There’s nothing like a road trip to kick-start your adventurous spirit. Good company, tunes and the open road are a great combination—until you’re faced with your first rest-stop meal. It’s hard to eat healthy on the road, and it’s even harder when you have to follow a special diet, such as eating gluten-free. But don’t let that stop you—gluten-free traveling can be a cinch when you do a little preplanning. Use this guide to map out your next adventure, then feel free to get carried away by the open road. Bon voyage!
We’ve all experienced rest-stop regret: you get back on the highway after lunch just to pass your favorite restaurant at the very next rest area. That can be frustrating, but if you’re avoiding gluten, it might make the difference between eating lunch or not.
Instead, plot out an estimated route and lunch-stop plan the night before or get on-the-go info with a mobile app, such as Find Me Gluten Free or iCanEat. The iCanEat app allows you to set specific allergen parameters—such as dairy, nuts or shellfish—and sort fast-food restaurants accordingly. FindMeGlutenFree uses your geographic location to pull up restaurants with gluten-free menus in a 20-mile radius.
Kim Koeller, president and CEO of GlutenFreePassport.com, a website that helps gluten-free and allergy-free travelers eat safely on the road, does plenty of preplanning before she leaves on a trip. Koeller, an international business consultant who logs thousands of miles per year, knows how to navigate most on-the-go challenges—but still says that her best plan is always to pack a snack.
Even if you know a fast-food restaurant has gluten-free items, I feel better knowing that I’m prepared for anything," she says. "Plus, if my traveling companions decide to go somewhere that doesn’t have gluten-free foods, I know I can still join them."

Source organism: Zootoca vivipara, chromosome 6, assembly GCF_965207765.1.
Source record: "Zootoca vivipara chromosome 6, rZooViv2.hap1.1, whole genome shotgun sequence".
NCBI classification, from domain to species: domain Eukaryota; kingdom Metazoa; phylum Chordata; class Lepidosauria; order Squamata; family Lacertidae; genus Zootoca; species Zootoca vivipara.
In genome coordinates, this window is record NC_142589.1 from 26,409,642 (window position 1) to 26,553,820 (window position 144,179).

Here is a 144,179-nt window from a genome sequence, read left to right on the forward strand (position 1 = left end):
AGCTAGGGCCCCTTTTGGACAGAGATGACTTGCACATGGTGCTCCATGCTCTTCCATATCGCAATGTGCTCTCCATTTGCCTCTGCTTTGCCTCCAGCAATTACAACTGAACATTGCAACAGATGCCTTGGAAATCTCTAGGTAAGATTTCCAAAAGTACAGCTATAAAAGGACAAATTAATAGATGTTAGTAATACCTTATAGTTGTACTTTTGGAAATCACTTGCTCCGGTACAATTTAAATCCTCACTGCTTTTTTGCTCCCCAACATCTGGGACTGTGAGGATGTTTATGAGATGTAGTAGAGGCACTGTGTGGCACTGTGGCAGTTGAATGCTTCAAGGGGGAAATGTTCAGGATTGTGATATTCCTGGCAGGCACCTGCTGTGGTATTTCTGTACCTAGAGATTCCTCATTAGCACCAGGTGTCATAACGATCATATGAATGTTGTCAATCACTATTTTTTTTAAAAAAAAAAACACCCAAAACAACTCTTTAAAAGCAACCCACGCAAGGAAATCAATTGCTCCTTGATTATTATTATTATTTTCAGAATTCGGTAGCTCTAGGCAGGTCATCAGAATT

Fast-food franchises generally follow the same safety and food-prep standards across the entire chain, so you can expect to see the same gluten-free menu (and staff training) across all franchises. That’s not always the case at quick-serve restaurants, such as Olive Garden, Applebee’s or Chili’s though—so be sure to ask about food-prep policies. And even if a restaurant has a gluten-free menu—such as Chili’s or Ruby Tuesday—it’s always a smart idea to remind servers to change their gloves and aprons before preparing a gluten-free meal.
Most airlines now present options to select special meals when booking tickets. Ticking that box doesn’t guarantee that your request will be fulfilled, though—most airlines require confirmation between 24 and 96 hours prior to departure to ensure that your needs will be met. Your meal may be marked with a sticker that reads "GFML"—airline shorthand for a gluten-intolerant meal—but be sure that gluten-containing ingredients like dinner rolls or croutons haven’t been added at the last minute. For those occasions, it’s smart to have a backup plan, Koeller notes.
I often freeze a few slices of lunchmeat and bring it with me along with two slices of gluten-free bread," she says. "By the time I’ve gotten through security and have boarded the plane, it’s thawed and ready to eat. You can also ask for ice from vendors past the security lines to keep cold foods chilled on longer trips."
Fruit is a great go-to snack, as it often has its own convenient (and natural) packaging. Or try making your own granola bars with gluten-free oats or packing a handful of nuts and dried fruit.
I always try to pack a meal that includes some protein, some carbs and something sweet," Koeller says. "Protein powder, instant soup or instant oatmeal are all great meals in a pinch—all you need is water!" (Just remember to check the label on prepackaged foods for hidden sources of gluten.)
Remember that detours, flight delays and other unexpected events can derail your travel schedule, so always pack an extra snack to tide you over until you reach your destination. If you end up being delayed longer than expected, look for naturally gluten-free snacks. Nuts are a filling, portable option (skip dry-roasted varieties, which may include gluten-containing ingredients), as are whole fruits, gluten-free yogurts and certified gluten-free deli meats and cheeses, which can be rolled up and eaten without bread.